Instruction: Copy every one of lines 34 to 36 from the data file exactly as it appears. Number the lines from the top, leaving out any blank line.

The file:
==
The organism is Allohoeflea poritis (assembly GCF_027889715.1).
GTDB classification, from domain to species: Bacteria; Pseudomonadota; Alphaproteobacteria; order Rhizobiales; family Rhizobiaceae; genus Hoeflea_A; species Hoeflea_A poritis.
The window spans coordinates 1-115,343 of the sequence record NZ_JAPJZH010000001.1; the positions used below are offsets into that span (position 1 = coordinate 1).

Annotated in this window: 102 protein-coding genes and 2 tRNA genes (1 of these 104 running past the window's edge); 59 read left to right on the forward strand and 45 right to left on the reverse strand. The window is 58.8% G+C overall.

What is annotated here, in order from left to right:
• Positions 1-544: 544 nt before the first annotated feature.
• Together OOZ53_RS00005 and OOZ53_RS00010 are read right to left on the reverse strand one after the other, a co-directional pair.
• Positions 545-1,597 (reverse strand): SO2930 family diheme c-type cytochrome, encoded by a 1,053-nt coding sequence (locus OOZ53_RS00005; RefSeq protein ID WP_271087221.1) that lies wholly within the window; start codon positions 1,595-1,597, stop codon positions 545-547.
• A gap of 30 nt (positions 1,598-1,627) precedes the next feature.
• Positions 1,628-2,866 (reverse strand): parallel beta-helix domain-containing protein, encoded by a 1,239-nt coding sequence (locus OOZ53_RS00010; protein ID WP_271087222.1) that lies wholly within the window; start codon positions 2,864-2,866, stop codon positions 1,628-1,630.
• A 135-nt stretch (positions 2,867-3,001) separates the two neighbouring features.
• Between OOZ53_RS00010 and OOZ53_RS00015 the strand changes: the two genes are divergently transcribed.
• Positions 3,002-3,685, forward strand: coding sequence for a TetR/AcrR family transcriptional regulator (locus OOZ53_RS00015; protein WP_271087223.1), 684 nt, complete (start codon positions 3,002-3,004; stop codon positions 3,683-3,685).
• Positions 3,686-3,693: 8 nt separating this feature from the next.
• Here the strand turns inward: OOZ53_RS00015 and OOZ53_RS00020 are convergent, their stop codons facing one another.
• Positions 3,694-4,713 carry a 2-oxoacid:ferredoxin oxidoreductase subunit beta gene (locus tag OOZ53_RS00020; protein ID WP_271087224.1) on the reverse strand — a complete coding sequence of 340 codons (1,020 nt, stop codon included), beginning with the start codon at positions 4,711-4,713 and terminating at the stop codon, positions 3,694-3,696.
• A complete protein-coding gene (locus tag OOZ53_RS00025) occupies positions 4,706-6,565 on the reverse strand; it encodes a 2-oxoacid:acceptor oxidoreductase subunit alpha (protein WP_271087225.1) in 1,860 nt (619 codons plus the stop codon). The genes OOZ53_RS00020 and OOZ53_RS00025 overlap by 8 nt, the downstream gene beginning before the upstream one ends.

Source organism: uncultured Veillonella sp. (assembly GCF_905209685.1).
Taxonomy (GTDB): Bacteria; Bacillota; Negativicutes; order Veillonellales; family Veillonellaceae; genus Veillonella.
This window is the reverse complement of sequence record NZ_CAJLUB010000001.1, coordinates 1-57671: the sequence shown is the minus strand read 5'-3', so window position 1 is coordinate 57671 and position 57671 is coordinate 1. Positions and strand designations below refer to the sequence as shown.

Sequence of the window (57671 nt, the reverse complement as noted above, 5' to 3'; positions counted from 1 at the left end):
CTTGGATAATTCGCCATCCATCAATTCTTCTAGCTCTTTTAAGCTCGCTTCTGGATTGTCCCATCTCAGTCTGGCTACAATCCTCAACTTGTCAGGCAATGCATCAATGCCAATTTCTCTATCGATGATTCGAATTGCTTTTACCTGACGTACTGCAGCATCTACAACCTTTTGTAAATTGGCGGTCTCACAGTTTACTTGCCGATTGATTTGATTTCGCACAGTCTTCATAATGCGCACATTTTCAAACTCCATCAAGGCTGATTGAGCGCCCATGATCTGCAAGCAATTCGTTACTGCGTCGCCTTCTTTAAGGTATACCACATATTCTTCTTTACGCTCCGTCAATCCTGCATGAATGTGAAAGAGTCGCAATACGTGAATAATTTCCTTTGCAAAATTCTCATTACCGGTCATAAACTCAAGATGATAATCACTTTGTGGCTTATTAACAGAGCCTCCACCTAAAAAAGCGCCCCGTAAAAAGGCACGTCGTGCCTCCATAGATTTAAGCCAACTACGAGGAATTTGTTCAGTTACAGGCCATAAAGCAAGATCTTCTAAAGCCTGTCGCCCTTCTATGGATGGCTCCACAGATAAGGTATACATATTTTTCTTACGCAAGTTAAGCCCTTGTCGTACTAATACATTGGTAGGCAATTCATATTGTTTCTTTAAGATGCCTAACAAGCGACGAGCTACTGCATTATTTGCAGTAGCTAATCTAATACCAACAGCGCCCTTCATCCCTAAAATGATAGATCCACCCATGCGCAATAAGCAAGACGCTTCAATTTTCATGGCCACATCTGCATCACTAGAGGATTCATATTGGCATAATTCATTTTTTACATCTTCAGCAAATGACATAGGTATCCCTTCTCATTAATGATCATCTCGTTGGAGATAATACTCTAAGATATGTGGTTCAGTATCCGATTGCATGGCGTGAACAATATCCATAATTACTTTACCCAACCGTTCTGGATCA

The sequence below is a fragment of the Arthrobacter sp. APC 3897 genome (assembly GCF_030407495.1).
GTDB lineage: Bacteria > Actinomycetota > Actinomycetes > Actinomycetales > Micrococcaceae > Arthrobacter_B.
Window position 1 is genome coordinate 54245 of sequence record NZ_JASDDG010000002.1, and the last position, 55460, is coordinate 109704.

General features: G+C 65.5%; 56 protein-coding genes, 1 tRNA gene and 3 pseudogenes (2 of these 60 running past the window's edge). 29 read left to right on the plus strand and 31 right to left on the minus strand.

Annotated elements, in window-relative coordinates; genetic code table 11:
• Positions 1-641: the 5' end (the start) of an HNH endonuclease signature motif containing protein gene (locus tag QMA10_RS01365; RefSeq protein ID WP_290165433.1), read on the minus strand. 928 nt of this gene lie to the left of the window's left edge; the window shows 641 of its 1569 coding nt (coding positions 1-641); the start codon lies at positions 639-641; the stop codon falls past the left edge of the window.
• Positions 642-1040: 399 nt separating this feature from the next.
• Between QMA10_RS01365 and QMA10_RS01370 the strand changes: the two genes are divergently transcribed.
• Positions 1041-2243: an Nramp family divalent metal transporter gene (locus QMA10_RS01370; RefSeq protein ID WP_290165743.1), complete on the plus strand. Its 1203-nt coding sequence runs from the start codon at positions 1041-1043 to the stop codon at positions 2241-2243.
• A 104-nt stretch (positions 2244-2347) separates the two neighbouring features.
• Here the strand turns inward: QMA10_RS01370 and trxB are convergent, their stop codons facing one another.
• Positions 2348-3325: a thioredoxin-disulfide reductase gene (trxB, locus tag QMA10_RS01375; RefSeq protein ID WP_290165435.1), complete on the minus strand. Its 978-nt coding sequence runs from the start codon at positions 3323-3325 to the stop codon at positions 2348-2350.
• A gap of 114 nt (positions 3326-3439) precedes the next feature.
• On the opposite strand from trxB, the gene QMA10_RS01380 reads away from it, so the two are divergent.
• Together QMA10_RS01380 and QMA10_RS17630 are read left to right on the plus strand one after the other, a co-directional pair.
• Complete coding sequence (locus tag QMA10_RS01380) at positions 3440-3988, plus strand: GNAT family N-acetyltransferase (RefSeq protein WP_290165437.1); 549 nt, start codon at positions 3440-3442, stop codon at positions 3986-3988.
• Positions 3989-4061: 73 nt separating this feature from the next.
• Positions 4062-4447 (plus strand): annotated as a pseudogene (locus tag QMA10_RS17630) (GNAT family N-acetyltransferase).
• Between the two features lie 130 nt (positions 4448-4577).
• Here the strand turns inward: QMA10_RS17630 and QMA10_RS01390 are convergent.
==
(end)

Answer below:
• Positions 2348-3325: a thioredoxin-disulfide reductase gene (trxB, locus tag QMA10_RS01375; RefSeq protein ID WP_290165435.1), complete on the minus strand. Its 978-nt coding sequence runs from the start codon at positions 3323-3325 to the stop codon at positions 2348-2350.
• A gap of 114 nt (positions 3326-3439) precedes the next feature.
• On the opposite strand from trxB, the gene QMA10_RS01380 reads away from it, so the two are divergent.